inquiries door to door and to count people
in unconventional housing, including the
homeless. In this effort they will attempt
to hire personnel from their respective
communities, realizing that people who have
familiarity with a certain community, group
or ethnicity can do a better job reaching out
to those who need to be counted. Currently
the U.S. Census Bureau has 5 Oklahoma
offices, located in Oklahoma City, Tuls~l,
Tahlequah, Enid and Lm~on. They are many
job openings, so ifyou are interested in what
could be a quite interesting endeavor that
could lead to other opportunitieS,~please call
toll free 866- 860-2010. It’s a chance that
comes once every 10 years.
"First t sday" Art
Opening and Exhibit of
New and Original Works
by Robb Conover
TULSA, OK (PR) __ ~ne March
Oklahomans for Equality (Old,q) showcase
and exhibit of local artists at the Dennis R.
Neill Equality Center (621 E. 4th Street in
Downtown Tulsa), will feature a new and
unusual "Progressive Display" of works by
artist Robb Conover; the show begins with
a reception on Thursday, March 4th from
6-9pro and continues throughout the month
of March.
The March exhibit at the Dennis R.
Neill Equality Center Gallery will feature a
catalogue ofworks by Robb Conover which
will create a progression of art from one
side of the gallery to the other. This is an
exciting acrylics on canvas display; it is unlike
anything that has been in the Gallery before
and promises to be an unusual and visually
stimulating presentation. Robb lived in Tulsa
in the 1970’S and 80’s; He currently resides in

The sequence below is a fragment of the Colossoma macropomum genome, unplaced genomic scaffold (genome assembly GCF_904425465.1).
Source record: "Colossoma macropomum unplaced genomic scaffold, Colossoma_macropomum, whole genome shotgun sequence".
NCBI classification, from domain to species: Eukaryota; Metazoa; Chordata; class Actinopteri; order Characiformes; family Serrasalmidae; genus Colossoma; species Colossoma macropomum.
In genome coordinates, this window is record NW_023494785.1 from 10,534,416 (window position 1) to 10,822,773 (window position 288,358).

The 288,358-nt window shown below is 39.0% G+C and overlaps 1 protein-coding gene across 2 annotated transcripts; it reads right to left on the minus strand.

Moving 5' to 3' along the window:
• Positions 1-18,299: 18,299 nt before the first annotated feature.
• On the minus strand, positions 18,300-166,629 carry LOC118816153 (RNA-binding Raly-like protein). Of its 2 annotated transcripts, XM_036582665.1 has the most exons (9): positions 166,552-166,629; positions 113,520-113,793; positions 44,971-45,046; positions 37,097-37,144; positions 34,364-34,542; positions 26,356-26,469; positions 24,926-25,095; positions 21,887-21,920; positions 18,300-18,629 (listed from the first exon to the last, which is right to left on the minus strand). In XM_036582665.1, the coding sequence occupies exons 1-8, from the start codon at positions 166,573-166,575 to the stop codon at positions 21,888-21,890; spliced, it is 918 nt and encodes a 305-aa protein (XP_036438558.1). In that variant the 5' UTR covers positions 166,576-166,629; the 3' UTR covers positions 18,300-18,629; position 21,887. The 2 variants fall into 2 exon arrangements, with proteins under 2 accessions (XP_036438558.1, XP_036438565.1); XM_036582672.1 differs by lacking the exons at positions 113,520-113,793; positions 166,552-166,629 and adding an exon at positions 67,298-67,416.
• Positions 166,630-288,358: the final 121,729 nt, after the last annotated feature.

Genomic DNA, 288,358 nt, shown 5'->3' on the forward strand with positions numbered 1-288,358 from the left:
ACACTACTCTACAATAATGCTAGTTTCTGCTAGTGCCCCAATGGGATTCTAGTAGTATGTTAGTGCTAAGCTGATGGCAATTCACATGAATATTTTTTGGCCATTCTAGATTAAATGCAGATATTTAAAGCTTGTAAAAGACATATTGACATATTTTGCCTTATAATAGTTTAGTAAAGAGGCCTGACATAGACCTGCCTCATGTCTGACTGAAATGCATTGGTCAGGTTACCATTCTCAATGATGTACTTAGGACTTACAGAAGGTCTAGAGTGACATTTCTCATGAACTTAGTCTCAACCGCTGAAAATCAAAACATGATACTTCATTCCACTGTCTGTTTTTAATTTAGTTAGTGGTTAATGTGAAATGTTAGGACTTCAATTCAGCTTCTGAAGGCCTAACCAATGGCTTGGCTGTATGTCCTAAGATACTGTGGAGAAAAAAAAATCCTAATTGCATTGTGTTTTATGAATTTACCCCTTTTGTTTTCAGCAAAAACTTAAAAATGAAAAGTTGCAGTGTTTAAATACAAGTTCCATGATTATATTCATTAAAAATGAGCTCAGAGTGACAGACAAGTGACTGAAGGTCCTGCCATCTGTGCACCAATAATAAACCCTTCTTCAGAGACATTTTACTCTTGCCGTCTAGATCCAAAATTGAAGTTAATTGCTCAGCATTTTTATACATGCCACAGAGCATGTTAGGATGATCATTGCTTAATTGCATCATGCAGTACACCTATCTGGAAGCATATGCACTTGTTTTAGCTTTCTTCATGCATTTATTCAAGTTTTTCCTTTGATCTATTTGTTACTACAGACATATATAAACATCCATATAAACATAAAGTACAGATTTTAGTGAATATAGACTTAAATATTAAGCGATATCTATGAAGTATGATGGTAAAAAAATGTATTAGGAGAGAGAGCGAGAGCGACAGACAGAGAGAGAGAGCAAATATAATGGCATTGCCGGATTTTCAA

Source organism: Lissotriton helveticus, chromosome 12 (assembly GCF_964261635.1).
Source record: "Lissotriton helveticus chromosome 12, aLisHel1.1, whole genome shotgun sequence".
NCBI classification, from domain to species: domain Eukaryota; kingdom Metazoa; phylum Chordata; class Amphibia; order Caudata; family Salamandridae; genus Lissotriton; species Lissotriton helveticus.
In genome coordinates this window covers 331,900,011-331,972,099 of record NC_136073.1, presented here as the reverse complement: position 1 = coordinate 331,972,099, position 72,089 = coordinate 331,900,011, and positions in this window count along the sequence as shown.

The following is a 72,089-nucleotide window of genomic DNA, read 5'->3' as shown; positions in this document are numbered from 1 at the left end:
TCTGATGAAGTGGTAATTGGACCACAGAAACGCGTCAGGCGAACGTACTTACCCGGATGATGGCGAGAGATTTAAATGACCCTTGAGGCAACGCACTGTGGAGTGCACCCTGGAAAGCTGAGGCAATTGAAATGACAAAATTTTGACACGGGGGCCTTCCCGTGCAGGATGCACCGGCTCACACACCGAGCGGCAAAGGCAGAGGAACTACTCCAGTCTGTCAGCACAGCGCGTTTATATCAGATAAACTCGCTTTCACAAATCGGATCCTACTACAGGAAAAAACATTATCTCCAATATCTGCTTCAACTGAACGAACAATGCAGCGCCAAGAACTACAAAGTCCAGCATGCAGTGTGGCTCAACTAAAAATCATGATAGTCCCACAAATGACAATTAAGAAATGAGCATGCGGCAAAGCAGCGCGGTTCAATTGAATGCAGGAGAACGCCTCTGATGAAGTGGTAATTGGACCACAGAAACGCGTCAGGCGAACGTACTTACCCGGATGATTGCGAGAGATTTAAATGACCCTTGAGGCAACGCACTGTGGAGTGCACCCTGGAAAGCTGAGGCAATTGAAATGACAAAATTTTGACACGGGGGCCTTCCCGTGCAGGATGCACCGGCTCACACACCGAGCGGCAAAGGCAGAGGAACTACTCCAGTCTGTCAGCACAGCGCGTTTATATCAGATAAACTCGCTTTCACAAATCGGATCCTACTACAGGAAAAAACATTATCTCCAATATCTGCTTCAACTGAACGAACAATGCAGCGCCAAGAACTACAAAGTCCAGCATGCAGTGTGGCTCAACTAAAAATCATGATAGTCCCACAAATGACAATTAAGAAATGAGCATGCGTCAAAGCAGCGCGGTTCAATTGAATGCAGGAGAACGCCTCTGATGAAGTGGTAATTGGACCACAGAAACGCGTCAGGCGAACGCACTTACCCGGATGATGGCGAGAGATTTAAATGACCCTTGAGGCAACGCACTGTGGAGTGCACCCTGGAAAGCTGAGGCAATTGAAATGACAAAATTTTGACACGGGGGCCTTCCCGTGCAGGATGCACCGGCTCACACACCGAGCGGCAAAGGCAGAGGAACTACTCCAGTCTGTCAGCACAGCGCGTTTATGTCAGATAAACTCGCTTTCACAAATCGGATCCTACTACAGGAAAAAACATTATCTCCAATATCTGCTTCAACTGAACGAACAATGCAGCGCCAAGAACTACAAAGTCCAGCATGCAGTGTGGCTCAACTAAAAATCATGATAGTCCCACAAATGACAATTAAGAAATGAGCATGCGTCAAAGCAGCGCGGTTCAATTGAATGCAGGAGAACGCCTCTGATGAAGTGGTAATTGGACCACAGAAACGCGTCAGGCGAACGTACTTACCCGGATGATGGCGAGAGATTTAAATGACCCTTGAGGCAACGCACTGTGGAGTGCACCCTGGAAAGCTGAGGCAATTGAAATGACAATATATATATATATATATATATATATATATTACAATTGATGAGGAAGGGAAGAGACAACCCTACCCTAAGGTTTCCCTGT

Dallas and is represented io several galleries
there. Please join us to visit with Robb at
the Opening Night Reception on Thursday,
March 4, from 6to ,9pm. Refreshments
will be served. Robb s art will be on display
through March 20 t 0.
4 ~ttET~:~,OSTAR March 2010
Gays arrested at NYC marriage license bureau
Four members ofa newACT UP-like group known as Queer Rising were arrested in Manhattan On
Feb. 12 after chaining then~elves to the entrance ofthe New York Ci{y Marriage Bureau. Photo by
Jamie McGonnigal, www. TalkAboutEquality.org
NEWYORK, NY__ Four members of
a new ACT UPdike group known as Queer
Rising were arrested in Manhattan on Feb."12
after chaining themselves to the entrance of
the New York City Marriage Biireau.
Alan Bounville, Jake Goodman, Justin
Elzie and Gabriel Yuri Bollag sought equal
marriage rights for same-sex couples.
Dozens of gay marriage supporters
cheered them on.
Twenty same-sex couples went inside and
tried to obtain marriage licenses. ~ey were
rebuffed.
A gay naan and a lesbian then presented
themselves as a faux couple, asked for a
license and were given one.
"New York City is home to the Stonewall
Riots and in that tradition we are here to say
that equality doesn’t arrive through the
ballot box," said Queer Rising spokesperson
Spring Super.
"~e bankrupt strategy of putting all
efforts into electing so-called friendly officials
has failed," Super said. "We must shift to
building a grassroots, national movement
that demands full equality by any means
necessary.
New York state recognizes same-sex
marriages from other jurisdictions but does